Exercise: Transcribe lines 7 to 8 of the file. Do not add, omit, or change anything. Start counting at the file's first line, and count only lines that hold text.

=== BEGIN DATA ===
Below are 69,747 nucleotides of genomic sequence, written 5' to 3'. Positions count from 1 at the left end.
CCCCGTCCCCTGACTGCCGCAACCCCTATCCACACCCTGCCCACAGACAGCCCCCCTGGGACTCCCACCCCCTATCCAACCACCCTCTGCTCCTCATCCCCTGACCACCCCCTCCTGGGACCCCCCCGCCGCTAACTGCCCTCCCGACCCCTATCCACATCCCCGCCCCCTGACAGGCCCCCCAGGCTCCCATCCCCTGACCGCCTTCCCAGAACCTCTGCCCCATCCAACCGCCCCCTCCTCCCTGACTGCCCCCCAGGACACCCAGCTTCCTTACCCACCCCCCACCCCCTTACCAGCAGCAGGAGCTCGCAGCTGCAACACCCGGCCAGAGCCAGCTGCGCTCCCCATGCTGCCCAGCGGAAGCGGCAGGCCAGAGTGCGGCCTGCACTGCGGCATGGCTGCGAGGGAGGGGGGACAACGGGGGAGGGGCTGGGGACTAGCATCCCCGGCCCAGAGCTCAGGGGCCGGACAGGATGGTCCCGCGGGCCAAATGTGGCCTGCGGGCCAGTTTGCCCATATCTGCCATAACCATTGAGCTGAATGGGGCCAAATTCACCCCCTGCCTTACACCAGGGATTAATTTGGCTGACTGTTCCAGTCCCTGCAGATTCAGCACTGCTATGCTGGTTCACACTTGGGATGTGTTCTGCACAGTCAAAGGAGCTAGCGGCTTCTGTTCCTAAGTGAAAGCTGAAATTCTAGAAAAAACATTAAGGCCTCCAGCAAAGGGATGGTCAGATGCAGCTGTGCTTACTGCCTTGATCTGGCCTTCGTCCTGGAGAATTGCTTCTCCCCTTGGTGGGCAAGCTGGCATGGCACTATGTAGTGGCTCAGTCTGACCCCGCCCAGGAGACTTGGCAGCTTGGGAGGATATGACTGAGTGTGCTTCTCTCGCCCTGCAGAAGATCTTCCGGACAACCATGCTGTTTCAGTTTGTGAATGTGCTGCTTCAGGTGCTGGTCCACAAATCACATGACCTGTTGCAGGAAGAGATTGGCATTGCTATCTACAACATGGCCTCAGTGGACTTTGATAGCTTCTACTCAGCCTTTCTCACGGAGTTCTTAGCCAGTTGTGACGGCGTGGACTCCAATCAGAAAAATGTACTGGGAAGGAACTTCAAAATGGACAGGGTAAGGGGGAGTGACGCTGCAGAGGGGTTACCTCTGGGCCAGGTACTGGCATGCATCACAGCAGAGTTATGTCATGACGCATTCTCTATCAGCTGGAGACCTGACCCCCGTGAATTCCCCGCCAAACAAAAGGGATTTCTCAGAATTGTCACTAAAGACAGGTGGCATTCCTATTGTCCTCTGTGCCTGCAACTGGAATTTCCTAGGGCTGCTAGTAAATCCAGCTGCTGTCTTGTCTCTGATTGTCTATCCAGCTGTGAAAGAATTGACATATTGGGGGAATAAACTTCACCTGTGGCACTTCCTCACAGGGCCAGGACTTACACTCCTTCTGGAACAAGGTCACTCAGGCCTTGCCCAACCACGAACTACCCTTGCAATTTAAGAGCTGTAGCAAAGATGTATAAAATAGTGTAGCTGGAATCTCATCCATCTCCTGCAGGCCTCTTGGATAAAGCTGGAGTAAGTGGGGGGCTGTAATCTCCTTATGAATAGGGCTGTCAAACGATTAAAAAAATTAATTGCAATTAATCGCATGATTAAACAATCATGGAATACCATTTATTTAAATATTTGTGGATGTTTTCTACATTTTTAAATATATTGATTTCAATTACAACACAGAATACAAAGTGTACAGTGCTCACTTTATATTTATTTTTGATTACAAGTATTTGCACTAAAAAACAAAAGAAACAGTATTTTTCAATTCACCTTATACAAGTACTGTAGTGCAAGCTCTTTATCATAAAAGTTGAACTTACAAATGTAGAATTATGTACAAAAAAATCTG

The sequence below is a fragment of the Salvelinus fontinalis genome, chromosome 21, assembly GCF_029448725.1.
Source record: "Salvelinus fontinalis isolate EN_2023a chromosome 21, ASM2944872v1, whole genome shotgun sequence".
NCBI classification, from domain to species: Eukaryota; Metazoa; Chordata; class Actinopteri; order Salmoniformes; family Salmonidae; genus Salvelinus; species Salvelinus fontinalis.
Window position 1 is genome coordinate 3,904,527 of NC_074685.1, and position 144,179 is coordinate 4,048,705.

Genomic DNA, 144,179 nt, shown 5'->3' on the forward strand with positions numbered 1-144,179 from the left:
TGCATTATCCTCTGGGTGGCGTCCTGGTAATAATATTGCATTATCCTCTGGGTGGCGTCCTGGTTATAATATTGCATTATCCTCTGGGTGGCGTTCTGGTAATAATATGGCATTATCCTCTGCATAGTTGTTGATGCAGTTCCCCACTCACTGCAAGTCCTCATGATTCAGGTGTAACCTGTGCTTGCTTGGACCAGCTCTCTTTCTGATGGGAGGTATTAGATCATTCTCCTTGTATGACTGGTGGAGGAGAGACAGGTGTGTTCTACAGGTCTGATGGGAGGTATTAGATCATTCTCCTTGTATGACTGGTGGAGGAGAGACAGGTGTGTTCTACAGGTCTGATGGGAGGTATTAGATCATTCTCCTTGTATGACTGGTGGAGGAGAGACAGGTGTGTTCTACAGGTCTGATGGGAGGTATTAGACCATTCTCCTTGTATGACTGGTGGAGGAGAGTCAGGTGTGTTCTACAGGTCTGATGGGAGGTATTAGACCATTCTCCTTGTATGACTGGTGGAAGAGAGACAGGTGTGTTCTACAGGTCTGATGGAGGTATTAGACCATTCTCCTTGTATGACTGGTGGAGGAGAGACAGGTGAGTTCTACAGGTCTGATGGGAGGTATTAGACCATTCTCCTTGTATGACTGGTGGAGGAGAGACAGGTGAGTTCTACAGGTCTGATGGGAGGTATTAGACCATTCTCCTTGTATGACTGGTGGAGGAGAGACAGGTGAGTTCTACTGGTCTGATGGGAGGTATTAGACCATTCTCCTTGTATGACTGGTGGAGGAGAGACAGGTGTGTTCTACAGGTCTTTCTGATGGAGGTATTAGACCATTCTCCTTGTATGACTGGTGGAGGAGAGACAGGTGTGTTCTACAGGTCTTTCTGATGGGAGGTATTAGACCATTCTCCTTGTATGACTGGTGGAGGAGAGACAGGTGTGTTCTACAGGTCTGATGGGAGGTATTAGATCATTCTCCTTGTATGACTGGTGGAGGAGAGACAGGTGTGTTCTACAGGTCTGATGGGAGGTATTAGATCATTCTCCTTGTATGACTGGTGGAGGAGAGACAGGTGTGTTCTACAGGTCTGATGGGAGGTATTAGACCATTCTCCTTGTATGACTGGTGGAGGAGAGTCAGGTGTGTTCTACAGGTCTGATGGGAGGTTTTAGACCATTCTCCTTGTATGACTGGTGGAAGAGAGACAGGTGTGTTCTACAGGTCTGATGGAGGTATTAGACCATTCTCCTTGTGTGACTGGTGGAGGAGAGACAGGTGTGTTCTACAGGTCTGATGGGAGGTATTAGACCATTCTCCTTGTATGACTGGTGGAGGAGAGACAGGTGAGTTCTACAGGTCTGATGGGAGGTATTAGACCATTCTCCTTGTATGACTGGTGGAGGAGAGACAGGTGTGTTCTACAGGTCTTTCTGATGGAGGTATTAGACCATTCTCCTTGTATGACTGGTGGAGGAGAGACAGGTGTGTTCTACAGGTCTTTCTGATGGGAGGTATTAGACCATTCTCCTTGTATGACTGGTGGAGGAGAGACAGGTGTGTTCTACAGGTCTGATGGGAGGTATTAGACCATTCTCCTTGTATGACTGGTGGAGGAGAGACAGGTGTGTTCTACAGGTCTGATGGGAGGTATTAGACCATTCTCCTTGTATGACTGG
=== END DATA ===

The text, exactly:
Genomic DNA, 144,179 nt, shown 5'->3' on the forward strand with positions numbered 1-144,179 from the left:
TGCATTATCCTCTGGGTGGCGTCCTGGTAATAATATTGCATTATCCTCTGGGTGGCGTCCTGGTTATAATATTGCATTATCCTCTGGGTGGCGTTCTGGTAATAATATGGCATTATCCTCTGCATAGTTGTTGATGCAGTTCCCCACTCACTGCAAGTCCTCATGATTCAGGTGTAACCTGTGCTTGCTTGGACCAGCTCTCTTTCTGATGGGAGGTATTAGATCATTCTCCTTGTATGACTGGTGGAGGAGAGACAGGTGTGTTCTACAGGTCTGATGGGAGGTATTAGATCATTCTCCTTGTATGACTGGTGGAGGAGAGACAGGTGTGTTCTACAGGTCTGATGGGAGGTATTAGATCATTCTCCTTGTATGACTGGTGGAGGAGAGACAGGTGTGTTCTACAGGTCTGATGGGAGGTATTAGACCATTCTCCTTGTATGACTGGTGGAGGAGAGTCAGGTGTGTTCTACAGGTCTGATGGGAGGTATTAGACCATTCTCCTTGTATGACTGGTGGAAGAGAGACAGGTGTGTTCTACAGGTCTGATGGAGGTATTAGACCATTCTCCTTGTATGACTGGTGGAGGAGAGACAGGTGAGTTCTACAGGTCTGATGGGAGGTATTAGACCATTCTCCTTGTATGACTGGTGGAGGAGAGACAGGTGAGTTCTACAGGTCTGATGGGAGGTATTAGACCATTCTCCTTGTATGACTGGTGGAGGAGAGACAGGTGAGTTCTACTGGTCTGATGGGAGGTATTAGACCATTCTCCTTGTATGACTGGTGGAGGAGAGACAGGTGTGTTCTACAGGTCTTTCTGATGGAGGTATTAGACCATTCTCCTTGTATGACTGGTGGAGGAGAGACAGGTGTGTTCTACAGGTCTTTCTGATGGGAGGTATTAGACCATTCTCCTTGTATGACTGGTGGAGGAGAGACAGGTGTGTTCTACAGGTCTGATGGGAGGTATTAGATCATTCTCCTTGTATGACTGGTGGAGGAGAGACAGGTGTGTTCTACAGGTCTGATGGGAGGTATTAGATCATTCTCCTTGTATGACTGGTGGAGGAGAGACAGGTGTGTTCTACAGGTCTGATGGGAGGTATTAGACCATTCTCCTTGTATGACTGGTGGAGGAGAGTCAGGTGTGTTCTACAGGTCTGATGGGAGGTTTTAGACCATTCTCCTTGTATGACTGGTGGAAGAGAGACAGGTGTGTTCTACAGGTCTGATGGAGGTATTAGACCATTCTCCTTGTGTGACTGGTGGAGGAGAGACAGGTGTGTTCTACAGGTCTGATGGGAGGTATTAGACCATTCTCCTTGTATGACTGGTGGAGGAGAGACAGGTGAGTTCTACAGGTCTGATGGGAGGTATTAGACCATTCTCCTTGTATGACTGGTGGAGGAGAGACAGGTGTGTTCTACAGGTCTTTCTGATGGAGGTATTAGACCATTCTCCTTGTATGACTGGTGGAGGAGAGACAGGTGTGTTCTACAGGTCTTTCTGATGGGAGGTATTAGACCATTCTCCTTGTATGACTGGTGGAGGAGAGACAGGTGTGTTCTACAGGTCTGATGGGAGGTATTAGACCATTCTCCTTGTATGACTGGTGGAGGAGAGACAGGTGTGTTCTACAGGTCTGATGGGAGGTATTAGACCATTCTCCTTGTATGACTGG